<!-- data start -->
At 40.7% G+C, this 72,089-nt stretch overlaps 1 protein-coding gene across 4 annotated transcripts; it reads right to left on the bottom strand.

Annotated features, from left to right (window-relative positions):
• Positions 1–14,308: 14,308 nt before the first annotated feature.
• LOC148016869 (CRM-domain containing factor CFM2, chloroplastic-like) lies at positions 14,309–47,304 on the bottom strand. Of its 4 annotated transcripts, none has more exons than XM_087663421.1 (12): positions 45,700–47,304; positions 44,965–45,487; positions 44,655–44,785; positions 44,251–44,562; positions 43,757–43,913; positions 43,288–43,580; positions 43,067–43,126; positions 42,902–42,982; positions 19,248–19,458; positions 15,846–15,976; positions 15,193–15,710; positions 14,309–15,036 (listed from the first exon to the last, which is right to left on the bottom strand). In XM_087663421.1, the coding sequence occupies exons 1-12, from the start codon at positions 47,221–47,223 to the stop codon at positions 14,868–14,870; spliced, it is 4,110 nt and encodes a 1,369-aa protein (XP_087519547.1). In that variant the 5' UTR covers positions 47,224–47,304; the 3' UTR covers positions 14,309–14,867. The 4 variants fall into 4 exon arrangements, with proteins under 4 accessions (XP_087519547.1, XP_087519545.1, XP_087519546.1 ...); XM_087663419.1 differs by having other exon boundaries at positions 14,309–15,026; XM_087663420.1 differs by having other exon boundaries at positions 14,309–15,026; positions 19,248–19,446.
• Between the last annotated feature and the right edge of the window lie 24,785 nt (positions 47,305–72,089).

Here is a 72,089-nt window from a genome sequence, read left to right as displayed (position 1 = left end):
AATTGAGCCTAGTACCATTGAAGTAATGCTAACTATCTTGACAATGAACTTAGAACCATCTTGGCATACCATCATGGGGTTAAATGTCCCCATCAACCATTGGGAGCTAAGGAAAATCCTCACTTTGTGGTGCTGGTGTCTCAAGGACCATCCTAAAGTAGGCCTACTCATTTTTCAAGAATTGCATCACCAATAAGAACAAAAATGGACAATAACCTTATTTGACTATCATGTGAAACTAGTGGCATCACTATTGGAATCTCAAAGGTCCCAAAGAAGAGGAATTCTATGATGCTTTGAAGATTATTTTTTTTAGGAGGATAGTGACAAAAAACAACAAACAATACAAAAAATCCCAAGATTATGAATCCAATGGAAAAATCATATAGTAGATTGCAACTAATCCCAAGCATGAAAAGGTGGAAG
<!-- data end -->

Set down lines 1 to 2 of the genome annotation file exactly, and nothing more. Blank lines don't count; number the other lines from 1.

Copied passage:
At 40.7% G+C, this 72,089-nt stretch overlaps 1 protein-coding gene across 4 annotated transcripts; it reads right to left on the bottom strand.

Annotated features, from left to right (window-relative positions):